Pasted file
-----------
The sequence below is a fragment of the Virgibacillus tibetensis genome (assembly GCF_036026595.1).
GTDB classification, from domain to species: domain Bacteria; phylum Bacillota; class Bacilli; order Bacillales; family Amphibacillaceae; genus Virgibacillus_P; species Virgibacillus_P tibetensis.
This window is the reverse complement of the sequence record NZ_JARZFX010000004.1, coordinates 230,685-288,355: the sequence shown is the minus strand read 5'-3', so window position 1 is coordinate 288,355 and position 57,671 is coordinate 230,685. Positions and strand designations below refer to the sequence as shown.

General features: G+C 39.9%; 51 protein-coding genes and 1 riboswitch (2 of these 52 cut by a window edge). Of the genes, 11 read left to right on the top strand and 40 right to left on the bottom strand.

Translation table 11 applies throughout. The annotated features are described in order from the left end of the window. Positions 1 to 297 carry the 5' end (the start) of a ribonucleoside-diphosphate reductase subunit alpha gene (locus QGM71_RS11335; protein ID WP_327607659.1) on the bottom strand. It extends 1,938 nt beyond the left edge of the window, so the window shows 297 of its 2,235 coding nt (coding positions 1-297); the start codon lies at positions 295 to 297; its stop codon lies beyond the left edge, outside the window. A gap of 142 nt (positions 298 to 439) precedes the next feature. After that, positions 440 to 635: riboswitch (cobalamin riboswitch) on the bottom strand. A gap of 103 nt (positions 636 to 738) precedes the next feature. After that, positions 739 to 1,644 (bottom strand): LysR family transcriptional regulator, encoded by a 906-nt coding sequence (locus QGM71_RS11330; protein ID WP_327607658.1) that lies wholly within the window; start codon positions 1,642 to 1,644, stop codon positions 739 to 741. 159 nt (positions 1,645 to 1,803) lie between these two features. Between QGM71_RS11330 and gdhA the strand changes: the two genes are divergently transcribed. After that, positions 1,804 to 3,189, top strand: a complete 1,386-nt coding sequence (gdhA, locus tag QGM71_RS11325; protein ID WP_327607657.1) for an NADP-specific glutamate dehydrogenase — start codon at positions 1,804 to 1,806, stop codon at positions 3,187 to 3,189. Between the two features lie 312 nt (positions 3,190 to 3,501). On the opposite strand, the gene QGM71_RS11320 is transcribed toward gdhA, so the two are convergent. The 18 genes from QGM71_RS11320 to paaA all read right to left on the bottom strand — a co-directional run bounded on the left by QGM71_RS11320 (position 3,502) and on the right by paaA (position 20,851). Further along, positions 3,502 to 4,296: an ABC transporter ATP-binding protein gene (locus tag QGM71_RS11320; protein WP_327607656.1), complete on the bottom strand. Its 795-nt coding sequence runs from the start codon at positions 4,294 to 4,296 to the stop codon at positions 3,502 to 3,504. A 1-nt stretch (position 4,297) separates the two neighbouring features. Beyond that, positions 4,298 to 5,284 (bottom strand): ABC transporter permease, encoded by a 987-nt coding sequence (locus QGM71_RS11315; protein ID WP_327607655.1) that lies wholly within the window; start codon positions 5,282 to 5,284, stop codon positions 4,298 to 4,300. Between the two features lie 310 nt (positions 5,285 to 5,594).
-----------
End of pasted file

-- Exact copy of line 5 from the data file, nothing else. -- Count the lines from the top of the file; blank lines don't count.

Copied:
Translation table 11 applies throughout. The annotated features are described in order from the left end of the window. Positions 1 to 297 carry the 5' end (the start) of a ribonucleoside-diphosphate reductase subunit alpha gene (locus QGM71_RS11335; protein ID WP_327607659.1) on the bottom strand. It extends 1,938 nt beyond the left edge of the window, so the window shows 297 of its 2,235 coding nt (coding positions 1-297); the start codon lies at positions 295 to 297; its stop codon lies beyond the left edge, outside the window. A gap of 142 nt (positions 298 to 439) precedes the next feature. After that, positions 440 to 635: riboswitch (cobalamin riboswitch) on the bottom strand. A gap of 103 nt (positions 636 to 738) precedes the next feature. After that, positions 739 to 1,644 (bottom strand): LysR family transcriptional regulator, encoded by a 906-nt coding sequence (locus QGM71_RS11330; protein ID WP_327607658.1) that lies wholly within the window; start codon positions 1,642 to 1,644, stop codon positions 739 to 741. 159 nt (positions 1,645 to 1,803) lie between these two features. Between QGM71_RS11330 and gdhA the strand changes: the two genes are divergently transcribed. After that, positions 1,804 to 3,189, top strand: a complete 1,386-nt coding sequence (gdhA, locus tag QGM71_RS11325; protein ID WP_327607657.1) for an NADP-specific glutamate dehydrogenase — start codon at positions 1,804 to 1,806, stop codon at positions 3,187 to 3,189. Between the two features lie 312 nt (positions 3,190 to 3,501). On the opposite strand, the gene QGM71_RS11320 is transcribed toward gdhA, so the two are convergent. The 18 genes from QGM71_RS11320 to paaA all read right to left on the bottom strand — a co-directional run bounded on the left by QGM71_RS11320 (position 3,502) and on the right by paaA (position 20,851). Further along, positions 3,502 to 4,296: an ABC transporter ATP-binding protein gene (locus tag QGM71_RS11320; protein WP_327607656.1), complete on the bottom strand. Its 795-nt coding sequence runs from the start codon at positions 4,294 to 4,296 to the stop codon at positions 3,502 to 3,504. A 1-nt stretch (position 4,297) separates the two neighbouring features. Beyond that, positions 4,298 to 5,284 (bottom strand): ABC transporter permease, encoded by a 987-nt coding sequence (locus QGM71_RS11315; protein ID WP_327607655.1) that lies wholly within the window; start codon positions 5,282 to 5,284, stop codon positions 4,298 to 4,300. Between the two features lie 310 nt (positions 5,285 to 5,594).